Astrophotography: Saturn Over Five Years

20 May

On May 22, Saturn will be at its biggest and brightest for 2015. I’ve been photographing the ringed planet through my telescope since 2011, and its appearance has changed substantially since then!

You can see that the quality of the images has improved over the years as my equipment and technique has evolved. You can also see how the rings are more “open” now than they were in 2011.

Saturn GIF

Animated GIF of my Saturn photos, each frame taken one year apart. Saturn with a handheld video camera (2011), a DSLR (2012), and an iPhone (2013, 2014, 2015) through a 5″ telescope (2011) and an 8″ telescope (2012-2015.)

The Tilt of Saturn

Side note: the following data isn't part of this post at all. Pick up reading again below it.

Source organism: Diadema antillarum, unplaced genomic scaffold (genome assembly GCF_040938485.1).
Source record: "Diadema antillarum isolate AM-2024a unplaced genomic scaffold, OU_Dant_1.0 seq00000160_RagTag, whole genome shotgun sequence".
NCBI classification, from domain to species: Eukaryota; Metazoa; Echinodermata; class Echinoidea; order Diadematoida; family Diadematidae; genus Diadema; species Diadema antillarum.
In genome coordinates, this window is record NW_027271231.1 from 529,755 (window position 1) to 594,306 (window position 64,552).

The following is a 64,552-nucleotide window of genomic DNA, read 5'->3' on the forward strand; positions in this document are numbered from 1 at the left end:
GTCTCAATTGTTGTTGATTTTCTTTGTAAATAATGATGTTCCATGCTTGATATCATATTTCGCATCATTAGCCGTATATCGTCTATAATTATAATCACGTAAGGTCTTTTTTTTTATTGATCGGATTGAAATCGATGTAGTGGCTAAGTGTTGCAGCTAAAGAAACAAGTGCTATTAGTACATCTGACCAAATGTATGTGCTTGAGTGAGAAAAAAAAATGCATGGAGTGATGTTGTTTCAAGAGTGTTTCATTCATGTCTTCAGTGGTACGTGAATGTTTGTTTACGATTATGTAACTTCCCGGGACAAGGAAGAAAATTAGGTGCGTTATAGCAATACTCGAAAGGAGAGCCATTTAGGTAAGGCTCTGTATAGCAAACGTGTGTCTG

Like Earth, Saturn’s axis is tipped. This allows us to catch a different view of the planet’s ring system as Saturn moves around the Sun. In 2009, the rings appeared extremely thin (and seemed to disappear altogether in small telescopes) because we were looking at them “edge-on” from Earth. In 2017, the rings will be very “open” to us.

Saturn-Rings-Tilt-Opposition

Saturn’s axis is “tipped” 27 degrees relative to its orbit. This gives us ever-changing views of Saturn’s rings (from “edge-on” to “above” or “below”) as it moves around the Sun. Photo Credit: Tom Ruen

If you want to have a look at Saturn for yourself in May, it’s visible to the naked eye. Look for a moderately bright, non-twinkling star in the Southeast after sunset. You can also read an in-depth guide to Saturn’s 2015 appearance by David Dickinson over at Universe Today.

If you want to see more of my Saturn (and other astronomy) photos, please visit my Flickr page!

 

 

Saturn: Four Years of Photos

8 May

On May 10,  Saturn was biggest and brightest for 2014. I’ve been photographing the ringed planet through my telescope since 2011, and its appearance has changed substantially since then!